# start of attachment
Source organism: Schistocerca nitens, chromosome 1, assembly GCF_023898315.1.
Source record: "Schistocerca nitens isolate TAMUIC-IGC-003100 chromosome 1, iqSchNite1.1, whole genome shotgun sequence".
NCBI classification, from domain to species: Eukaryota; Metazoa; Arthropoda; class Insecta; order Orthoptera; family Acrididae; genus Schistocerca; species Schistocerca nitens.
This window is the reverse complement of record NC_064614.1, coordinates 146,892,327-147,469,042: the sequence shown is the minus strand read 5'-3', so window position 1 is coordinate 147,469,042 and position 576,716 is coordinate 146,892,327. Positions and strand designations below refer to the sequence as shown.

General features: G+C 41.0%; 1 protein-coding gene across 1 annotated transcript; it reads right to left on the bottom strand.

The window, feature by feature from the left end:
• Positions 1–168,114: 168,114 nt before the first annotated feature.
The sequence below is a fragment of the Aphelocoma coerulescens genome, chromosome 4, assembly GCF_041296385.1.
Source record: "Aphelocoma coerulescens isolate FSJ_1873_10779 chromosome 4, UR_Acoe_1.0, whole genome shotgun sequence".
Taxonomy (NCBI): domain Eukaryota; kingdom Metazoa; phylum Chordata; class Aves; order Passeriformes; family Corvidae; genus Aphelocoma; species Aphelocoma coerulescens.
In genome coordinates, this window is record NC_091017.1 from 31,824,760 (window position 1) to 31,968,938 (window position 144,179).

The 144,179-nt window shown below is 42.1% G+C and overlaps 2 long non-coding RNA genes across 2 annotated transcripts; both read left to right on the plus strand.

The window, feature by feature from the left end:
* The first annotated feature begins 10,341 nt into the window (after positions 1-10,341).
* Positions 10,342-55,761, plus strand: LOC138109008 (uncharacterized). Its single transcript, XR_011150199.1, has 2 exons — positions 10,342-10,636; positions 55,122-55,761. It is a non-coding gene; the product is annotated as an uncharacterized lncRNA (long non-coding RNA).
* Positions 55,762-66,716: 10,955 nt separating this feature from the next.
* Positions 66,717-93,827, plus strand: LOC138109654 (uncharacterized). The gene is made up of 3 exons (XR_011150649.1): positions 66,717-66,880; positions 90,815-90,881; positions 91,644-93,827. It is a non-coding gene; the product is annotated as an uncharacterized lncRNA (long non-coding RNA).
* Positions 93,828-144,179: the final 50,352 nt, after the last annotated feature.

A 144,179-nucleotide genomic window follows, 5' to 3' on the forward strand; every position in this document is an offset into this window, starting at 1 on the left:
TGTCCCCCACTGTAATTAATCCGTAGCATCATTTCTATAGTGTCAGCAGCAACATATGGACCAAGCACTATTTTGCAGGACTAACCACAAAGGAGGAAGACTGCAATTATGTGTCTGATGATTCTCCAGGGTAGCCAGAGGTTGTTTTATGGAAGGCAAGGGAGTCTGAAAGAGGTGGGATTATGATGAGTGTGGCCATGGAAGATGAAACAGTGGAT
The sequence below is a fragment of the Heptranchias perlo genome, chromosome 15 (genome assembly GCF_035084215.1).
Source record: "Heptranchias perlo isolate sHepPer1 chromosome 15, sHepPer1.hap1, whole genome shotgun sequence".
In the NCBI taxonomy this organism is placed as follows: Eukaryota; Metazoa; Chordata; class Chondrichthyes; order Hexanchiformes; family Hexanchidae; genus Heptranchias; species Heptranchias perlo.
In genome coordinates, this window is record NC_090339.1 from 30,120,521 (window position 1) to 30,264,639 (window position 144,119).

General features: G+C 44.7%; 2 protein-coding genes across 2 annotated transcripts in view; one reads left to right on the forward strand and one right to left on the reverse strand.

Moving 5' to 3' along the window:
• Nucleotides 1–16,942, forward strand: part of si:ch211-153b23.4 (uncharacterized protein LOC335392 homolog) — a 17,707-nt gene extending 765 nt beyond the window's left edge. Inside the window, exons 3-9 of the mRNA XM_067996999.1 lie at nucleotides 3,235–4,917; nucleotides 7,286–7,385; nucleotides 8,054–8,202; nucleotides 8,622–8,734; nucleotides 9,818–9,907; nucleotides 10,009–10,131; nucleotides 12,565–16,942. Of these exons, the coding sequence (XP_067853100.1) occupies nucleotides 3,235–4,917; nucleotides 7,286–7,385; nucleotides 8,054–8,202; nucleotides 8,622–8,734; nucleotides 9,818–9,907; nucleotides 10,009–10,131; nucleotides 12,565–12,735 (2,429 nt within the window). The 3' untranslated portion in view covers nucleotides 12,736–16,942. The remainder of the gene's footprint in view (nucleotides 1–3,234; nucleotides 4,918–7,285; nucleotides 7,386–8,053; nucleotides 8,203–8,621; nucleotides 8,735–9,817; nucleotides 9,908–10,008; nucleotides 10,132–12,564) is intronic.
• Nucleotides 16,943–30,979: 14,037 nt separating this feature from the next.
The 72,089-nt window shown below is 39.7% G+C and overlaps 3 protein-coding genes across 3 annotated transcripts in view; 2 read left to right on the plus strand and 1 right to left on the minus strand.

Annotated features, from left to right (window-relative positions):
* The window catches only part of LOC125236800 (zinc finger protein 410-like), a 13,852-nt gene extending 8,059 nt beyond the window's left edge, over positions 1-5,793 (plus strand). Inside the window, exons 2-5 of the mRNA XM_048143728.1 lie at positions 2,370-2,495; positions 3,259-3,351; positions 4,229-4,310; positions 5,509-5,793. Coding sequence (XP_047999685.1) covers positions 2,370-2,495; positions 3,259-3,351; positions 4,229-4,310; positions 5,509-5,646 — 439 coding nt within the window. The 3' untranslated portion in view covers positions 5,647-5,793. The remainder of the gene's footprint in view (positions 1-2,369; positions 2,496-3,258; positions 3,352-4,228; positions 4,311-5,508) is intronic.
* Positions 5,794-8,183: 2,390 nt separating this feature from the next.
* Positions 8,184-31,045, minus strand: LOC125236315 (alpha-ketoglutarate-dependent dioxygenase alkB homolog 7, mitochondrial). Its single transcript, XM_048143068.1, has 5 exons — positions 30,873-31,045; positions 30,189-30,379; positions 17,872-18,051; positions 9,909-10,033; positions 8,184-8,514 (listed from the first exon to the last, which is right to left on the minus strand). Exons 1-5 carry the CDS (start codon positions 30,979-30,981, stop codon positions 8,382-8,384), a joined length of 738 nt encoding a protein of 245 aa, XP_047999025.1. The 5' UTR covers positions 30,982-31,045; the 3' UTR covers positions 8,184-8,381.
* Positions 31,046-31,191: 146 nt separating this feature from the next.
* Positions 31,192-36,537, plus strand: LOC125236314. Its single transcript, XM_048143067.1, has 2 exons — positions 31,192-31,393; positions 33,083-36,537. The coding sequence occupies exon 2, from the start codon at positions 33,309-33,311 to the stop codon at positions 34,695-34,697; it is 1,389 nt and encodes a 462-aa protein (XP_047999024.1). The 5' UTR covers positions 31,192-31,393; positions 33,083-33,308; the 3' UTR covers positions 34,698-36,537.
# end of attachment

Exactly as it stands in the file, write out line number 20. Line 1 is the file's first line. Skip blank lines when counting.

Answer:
TGTCCCCCACTGTAATTAATCCGTAGCATCATTTCTATAGTGTCAGCAGCAACATATGGACCAAGCACTATTTTGCAGGACTAACCACAAAGGAGGAAGACTGCAATTATGTGTCTGATGATTCTCCAGGGTAGCCAGAGGTTGTTTTATGGAAGGCAAGGGAGTCTGAAAGAGGTGGGATTATGATGAGTGTGGCCATGGAAGATGAAACAGTGGAT